One of the primary purposes of a trust is to provide the organized distribution of property from one generation to the next. A trust lets you decide now which belongings you want to be given to whom. As with any other legal proceeding, there may be issues with a trust that will require trust litigation. When that happens, you need an estate planning attorney experienced in litigation to help you through this process.
Basic reasons trust litigation may be required
If it turns out that the person who created the trust may have lacked the legal capacity to do so, there may be a need for litigation to determine whether the trust is actually valid. The same is true if there are questions as to whether was coerced into creating the trust, or including certain provisions in the trust. If there was undue influence or persuasion that may have inhibited the maker’s free will, then litigation may be necessary.
Trust litigation can be complicated
Trust litigation is a specialized area of the law, much like estate planning in general. It is very common for trust litigation to require multiple petitions and complaints based on separate, but related, claims. For example, one situation may lead to petitions regarding financial elder abuse, capacity issues, undue influence claims, creditor’s claims, and probate. In order to be successful in pursuing all of these legal claims, you need an attorney with sufficient knowledge and experience of California’s probate laws.
Trust litigation requires trial lawyers who are experts at estate planning
In order to be successful at litigating the legal issues surrounding a trust, you need more than an estate planning attorney. Why? Because your attorney needs to be very familiar with what is required to take a case from inception in court through trial. Your attorney must understand the laws that govern trusts and probate, as well as the litigation procedures that must be followed in California courts.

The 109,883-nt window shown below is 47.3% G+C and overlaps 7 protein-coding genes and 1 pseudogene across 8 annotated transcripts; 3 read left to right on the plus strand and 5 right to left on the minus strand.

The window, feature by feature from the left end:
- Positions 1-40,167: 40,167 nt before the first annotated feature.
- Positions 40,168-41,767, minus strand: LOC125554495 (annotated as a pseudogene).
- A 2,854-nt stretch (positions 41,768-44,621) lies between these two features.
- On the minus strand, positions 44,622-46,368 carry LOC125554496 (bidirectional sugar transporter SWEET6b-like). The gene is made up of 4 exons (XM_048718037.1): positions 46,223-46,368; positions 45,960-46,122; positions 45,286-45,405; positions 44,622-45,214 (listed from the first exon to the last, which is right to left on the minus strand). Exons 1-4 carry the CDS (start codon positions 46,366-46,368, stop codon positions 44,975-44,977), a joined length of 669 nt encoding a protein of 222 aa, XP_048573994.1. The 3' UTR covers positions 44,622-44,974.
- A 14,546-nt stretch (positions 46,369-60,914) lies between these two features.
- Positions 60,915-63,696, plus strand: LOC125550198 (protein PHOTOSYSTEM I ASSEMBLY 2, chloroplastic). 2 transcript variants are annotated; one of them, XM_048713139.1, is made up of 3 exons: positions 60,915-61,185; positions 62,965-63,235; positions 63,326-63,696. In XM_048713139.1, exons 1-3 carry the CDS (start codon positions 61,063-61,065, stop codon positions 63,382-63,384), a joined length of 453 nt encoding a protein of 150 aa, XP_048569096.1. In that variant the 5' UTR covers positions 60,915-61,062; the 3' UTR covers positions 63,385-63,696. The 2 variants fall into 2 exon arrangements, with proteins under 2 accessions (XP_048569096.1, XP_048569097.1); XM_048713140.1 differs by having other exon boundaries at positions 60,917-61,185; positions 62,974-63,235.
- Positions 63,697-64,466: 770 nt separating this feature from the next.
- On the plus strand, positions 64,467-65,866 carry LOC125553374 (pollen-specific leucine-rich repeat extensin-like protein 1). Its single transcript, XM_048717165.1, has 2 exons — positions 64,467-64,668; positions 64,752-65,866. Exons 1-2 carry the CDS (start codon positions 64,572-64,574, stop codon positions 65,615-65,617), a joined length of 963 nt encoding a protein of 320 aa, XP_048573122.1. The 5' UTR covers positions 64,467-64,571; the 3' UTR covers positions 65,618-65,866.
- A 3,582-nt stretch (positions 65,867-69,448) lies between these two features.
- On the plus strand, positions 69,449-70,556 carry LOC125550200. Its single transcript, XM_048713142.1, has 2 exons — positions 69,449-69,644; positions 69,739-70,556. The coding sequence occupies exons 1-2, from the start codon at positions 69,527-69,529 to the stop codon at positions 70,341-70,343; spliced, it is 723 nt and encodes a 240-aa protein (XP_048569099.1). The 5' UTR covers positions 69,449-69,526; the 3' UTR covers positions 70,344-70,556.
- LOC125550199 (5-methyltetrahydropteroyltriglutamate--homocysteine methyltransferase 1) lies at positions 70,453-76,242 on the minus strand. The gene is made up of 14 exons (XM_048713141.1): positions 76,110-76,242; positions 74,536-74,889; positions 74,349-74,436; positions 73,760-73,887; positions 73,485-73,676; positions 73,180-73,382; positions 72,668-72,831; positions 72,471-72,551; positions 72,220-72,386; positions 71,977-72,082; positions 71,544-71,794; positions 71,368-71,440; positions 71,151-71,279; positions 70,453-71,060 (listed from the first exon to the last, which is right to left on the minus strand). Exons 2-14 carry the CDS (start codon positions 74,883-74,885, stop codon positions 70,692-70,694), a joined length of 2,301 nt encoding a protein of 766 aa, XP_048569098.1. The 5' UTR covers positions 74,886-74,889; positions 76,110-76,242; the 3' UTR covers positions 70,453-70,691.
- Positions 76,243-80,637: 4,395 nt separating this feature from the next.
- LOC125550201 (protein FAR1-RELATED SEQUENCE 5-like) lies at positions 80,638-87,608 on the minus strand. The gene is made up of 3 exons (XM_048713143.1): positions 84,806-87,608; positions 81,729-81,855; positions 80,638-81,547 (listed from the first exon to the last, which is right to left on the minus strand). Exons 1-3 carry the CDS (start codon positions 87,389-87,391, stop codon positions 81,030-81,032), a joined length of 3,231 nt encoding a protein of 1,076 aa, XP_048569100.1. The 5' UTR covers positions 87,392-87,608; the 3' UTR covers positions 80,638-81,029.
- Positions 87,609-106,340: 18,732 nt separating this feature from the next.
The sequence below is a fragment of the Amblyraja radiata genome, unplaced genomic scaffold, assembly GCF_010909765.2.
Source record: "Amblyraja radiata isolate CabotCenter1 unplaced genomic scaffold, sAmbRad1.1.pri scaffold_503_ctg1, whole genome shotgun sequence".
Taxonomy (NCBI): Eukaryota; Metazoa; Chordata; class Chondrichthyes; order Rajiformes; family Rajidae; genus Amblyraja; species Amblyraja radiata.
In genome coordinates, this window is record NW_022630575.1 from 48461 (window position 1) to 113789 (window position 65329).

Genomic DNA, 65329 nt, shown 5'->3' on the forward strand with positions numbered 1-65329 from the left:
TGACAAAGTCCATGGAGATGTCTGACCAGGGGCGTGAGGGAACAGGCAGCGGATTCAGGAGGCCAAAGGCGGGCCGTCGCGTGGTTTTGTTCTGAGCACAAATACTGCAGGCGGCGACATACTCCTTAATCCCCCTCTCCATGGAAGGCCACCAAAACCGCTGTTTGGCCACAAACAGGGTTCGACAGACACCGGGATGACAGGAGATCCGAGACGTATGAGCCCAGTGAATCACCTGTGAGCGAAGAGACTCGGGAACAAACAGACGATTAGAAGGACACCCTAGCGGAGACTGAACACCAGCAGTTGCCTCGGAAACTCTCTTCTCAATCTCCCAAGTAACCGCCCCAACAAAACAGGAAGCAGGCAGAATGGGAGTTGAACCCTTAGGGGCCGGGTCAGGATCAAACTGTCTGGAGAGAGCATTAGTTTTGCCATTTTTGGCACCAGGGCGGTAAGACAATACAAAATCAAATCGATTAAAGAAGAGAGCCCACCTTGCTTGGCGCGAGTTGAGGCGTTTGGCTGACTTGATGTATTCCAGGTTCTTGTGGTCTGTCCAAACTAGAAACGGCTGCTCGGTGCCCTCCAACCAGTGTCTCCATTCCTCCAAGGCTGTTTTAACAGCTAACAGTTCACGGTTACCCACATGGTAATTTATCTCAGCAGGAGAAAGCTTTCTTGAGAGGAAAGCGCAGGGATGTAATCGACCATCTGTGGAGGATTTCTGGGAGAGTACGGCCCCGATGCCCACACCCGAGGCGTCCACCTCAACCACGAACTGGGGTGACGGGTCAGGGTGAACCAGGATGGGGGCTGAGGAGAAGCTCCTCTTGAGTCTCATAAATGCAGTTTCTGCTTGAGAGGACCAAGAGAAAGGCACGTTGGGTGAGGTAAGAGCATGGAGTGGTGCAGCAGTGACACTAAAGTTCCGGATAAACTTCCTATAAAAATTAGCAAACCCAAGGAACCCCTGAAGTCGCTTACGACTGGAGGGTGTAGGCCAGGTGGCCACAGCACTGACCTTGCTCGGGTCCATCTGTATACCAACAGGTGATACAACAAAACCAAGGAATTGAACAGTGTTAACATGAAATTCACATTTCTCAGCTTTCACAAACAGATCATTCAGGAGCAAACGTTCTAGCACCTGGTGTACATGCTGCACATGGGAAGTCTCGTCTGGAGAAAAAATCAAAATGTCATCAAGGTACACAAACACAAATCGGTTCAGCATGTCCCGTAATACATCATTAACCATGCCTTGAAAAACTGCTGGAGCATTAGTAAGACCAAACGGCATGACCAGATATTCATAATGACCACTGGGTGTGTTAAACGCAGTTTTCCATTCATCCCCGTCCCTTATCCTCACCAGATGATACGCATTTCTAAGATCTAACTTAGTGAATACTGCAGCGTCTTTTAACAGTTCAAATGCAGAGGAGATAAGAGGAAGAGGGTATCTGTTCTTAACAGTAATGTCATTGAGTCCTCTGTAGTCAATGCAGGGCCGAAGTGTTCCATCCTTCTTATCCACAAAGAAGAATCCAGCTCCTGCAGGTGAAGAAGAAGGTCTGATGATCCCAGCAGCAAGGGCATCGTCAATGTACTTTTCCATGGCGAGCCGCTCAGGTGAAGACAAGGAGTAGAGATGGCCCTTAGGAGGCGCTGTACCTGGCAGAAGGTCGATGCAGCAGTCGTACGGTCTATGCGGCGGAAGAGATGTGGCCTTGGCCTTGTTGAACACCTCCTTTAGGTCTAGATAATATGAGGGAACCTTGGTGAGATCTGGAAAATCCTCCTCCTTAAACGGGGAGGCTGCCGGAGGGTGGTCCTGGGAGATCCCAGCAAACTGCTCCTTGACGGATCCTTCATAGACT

Common types of trust litigation matters
There are a wide variety of situations in which a Trustee may find himself in court on behalf of a trust or estate. It could be that the trustee must initiate the lawsuit based on the wrongdoing or negligence of someone else. On the other hand, a trustee may be required to represent the trust or estate in defense of a claim brought against it by another party.
Common actions against trustees
Some of the most common issues involving trustees that are ultimately litigated in court include:
- Compelling Trustees or Executors to Account
- Proceeding to Surcharge Trustees or Executors
- Removal of Trustees or Executors
- Obtaining Trust or Will information
- Prohibited Transferee Care Custodians
Other common claims involving the modification or termination of trust documents include:
- Modification of Trust by Consent of the Beneficiaries
- Modification or Termination for Changed Circumstances
- Disposition of Trust Property on Termination
Claim brought by Trustees in California
A trustee is considered a fiduciary, which means they have a legal duty to protect the property included in the trust. Included in the duty to protect may be the need to bring a legal claim in court. For instance, if the person who created the trust is suspected of being the victim of financial elder abuse, it may be necessary to file a claim in court in order to have any assets that were illegally obtained returned to the trust. Another example is when a senior entered into a contract while not being legally competent to do so. In that case, the Trustee will need to defend against any creditors attempting to collect on that contract.
The duties and responsibilities of a trustee
Obviously, the trustee is an integral component of any trust. The trustee is the person who makes sure there is compliance with the terms of your trust. Clients often choose an adult relative, such as their child or a trusted friend, to serve as trustee. You can also select a financial institution or trust company to be your trustee. These entities are qualified and capable of providing trustee services. Selecting your attorney to be your trustee is also an option. With regard to providing fiduciary services, an attorney is a certainly a good option. Not only do they have specialized skill and training, but the attorney who drafted your trust would already be very intimately familiar with all of its terms.
Join us for a free seminar! If you have questions regarding trust litigation, or any other estate planning needs, please contact the Schomer Law Group either online or by calling us at (310) 337-7696.
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